Touhou 1: Highly Responsive to Prayers

November of this year marks the 20th anniversary of ZUN showing off his first ever game – a game, possibly unusually at the time, featuring nothing but girls. He’d finished it a year prior, so that is the original 20th anniversary of the series which would eventually become the Touhou Project. But as it was, it didn’t get released in full until 15 August, 1997 – by which time another game had been made as well. It’s just as well it had been because that is what Touhou would mostly become. But before that, it was Highly Responsive to Prayers, an Arkanoid like game that would start off what has since become quite something to behold in the 20 years since.


Now I should explain from the outset that while I tend to think I’m good at Arkanoid-like games, I’m highly prone to doing something massively idiotic in the middle of them as well. Sometimes the ball is right there, and then for no explicable reason, I will just shoot the paddle straight past it and into the abyss it goes. So really I’m not that good at them at all.

That said, if I can concentrate hard enough I can usually get somewhere with them. So let’s put our concentration caps on for a go at Touhou 1, Highly Responsive to Prayers.


I actually think this start screen is something genuinely quite awesome. It just looks very cool in a surprisingly  epic way.

But let’s get into the game and…wait a minute, this is not Arkanoid. No way is it. It’s like the complete opposite. In breakout games, you hit the ball with the paddle and it moves about. In Highly Responsive to Prayers, you hit the Yin-Yang Orb with Reimu and she loses a life. But if you let it go anywhere else, that’s OK…

Also, you can do things that most paddles can’t. You can slide and actually hit the yin-yang orb back up. You can shoot it up normally, or time a hit with the gohei. Actually, you can do even more than that. Pressing the right buttons lets you do special moves as well, or even use a bomb, which gets a hit on each card and in some early stages is a free clear. But don’t worry, this is still Touhou…turrets fire bullets at you, and if you take too long more bullets will rain down on you. The difference is, these ones can be shot down by your own bullets. What a brilliant idea…how I could use something like that in today’s Touhou.

And there are still boss fights where bullets are everywhere, too. They come every five stages, but whilst the game has seven bosses, you only face four of them in one go. That’s because after Stage 5 you get to choose a route – Makai, or Hell. Split paths would definitely be a good switch up for a Touhou game these days, although if you did it after the first boss like this game I suspect 12 new characters would be a few too many for our little minds.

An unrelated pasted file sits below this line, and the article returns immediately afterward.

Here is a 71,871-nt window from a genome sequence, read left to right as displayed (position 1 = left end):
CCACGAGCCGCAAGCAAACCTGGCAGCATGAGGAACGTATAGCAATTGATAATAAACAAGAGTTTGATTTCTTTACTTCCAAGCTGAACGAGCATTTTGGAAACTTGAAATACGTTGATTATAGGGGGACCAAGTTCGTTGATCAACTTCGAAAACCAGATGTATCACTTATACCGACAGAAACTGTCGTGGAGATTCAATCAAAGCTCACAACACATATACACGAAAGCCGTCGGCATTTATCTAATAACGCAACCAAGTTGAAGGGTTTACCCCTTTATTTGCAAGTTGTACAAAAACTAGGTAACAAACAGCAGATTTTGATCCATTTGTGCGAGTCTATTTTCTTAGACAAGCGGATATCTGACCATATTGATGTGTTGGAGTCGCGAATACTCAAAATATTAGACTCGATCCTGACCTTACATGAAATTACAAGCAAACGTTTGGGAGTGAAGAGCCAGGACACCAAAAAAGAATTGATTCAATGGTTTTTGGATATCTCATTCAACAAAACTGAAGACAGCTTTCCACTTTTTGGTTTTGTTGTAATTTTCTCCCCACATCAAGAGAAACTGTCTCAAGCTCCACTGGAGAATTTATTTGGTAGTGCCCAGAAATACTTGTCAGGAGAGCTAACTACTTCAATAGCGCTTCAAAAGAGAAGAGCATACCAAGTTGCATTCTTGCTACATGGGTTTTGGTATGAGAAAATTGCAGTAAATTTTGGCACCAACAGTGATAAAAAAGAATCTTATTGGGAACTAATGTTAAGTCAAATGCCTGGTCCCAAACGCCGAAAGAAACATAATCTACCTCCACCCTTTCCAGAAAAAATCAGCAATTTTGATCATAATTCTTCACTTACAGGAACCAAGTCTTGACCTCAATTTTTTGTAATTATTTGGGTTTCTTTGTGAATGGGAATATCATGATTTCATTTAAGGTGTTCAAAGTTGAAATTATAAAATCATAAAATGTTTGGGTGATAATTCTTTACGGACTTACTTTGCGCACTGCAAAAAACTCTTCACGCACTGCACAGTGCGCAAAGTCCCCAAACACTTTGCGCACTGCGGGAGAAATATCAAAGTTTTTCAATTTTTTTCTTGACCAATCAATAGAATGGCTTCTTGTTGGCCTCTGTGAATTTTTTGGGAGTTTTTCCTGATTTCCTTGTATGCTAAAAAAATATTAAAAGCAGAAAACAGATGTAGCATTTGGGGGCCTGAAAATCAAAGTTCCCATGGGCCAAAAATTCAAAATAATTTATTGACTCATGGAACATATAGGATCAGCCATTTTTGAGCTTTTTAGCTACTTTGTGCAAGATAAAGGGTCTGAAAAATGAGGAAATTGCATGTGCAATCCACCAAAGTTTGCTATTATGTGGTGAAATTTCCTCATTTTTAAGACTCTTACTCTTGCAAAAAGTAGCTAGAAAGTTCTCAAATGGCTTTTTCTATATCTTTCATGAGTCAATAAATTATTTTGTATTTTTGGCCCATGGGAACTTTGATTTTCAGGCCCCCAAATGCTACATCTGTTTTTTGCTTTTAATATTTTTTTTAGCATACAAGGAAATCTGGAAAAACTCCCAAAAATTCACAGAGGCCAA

If I’m iffy at normal breakout games, I was horrible at Highly Responsive to Prayers. Mostly that’s because it isn’t really a breakout game as I know it. It has the basic elements, but really the way I thought it was that it had pinball thrown into the mix as well, and a bit of bullet dodging as well. Consequently, I was not very good at it. Still, it is like most Touhou games in the sense that I’ll enjoy it for a quick blast until I start dying at least. And like most Touhou games, maybe I’ll end up accidentally doing rather good and getting really tense as I hang on to try and survive, but ultimately fall to defeat. Except Highly Responsive to Prayers also allows for unlimited continues. Hey, when that was the norm for Touhou later on it turned out to be really rather good. Say, ZUN should try it again some time soon…

There are more positives to Highly Responsive to Prayers besides, but since I’m covering each game and comparing them, and since I plan to write about more bits individually, I can only discuss them on a more general level here. The two big things in question are the music and characters, two of the most crucial elements in Touhou games.

This game clearly tells you that ZUN didn’t discover his musical talent by accident – this is a great start to his musical side. There are at least two songs here I’d consider among the best in the series, and there are a handful of nice songs throughout.

As for the characters, well they didn’t get that much personality in this game. But even on a Touhou-wide level they are still notable, and at least one boss would become significant for the rest of what would come to be the PC98 era. But my favourite has provided what is almost certainly my most irrational love of a Touhou character, for a most silly reason. You’ll find out who she is at some point.

Highly Responsive to Prayers will forever be known as the game that started the Touhou Project as we all know it to day. But the game itself bears little in common with any other Touhou Project game that followed it. That started with the other game that was released the same day. And that’s up next.


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